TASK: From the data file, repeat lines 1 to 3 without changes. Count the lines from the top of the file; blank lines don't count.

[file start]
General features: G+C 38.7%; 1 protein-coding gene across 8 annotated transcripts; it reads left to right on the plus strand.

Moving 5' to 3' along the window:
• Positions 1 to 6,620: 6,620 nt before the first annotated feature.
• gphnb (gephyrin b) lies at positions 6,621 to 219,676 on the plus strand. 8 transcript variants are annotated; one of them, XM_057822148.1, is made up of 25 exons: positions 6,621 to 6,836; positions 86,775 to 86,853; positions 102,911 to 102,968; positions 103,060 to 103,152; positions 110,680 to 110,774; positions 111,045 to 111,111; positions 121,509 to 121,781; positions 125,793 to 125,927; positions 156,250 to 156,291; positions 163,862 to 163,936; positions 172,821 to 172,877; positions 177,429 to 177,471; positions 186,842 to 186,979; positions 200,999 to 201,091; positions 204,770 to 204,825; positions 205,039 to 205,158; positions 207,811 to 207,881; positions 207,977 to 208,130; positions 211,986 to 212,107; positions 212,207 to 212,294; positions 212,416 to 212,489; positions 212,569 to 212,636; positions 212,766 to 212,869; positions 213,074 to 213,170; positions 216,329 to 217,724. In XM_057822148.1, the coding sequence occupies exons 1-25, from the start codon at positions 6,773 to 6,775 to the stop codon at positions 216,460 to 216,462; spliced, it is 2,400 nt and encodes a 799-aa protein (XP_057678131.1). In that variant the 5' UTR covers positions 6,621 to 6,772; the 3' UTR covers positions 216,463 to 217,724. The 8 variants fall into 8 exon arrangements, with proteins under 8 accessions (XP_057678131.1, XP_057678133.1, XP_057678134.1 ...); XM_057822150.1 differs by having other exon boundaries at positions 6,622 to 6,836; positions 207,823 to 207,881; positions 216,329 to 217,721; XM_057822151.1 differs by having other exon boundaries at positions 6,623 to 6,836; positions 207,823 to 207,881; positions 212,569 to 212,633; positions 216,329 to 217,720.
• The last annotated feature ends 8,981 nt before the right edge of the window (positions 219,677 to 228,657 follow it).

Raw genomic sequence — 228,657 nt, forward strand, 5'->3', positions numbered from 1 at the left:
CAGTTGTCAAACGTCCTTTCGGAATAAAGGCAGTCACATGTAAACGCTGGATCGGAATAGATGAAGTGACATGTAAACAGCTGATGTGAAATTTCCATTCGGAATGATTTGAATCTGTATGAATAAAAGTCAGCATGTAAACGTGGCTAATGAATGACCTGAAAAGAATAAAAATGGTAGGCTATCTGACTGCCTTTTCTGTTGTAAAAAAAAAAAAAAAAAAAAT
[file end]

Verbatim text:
General features: G+C 38.7%; 1 protein-coding gene across 8 annotated transcripts; it reads left to right on the plus strand.

Moving 5' to 3' along the window:
• Positions 1 to 6,620: 6,620 nt before the first annotated feature.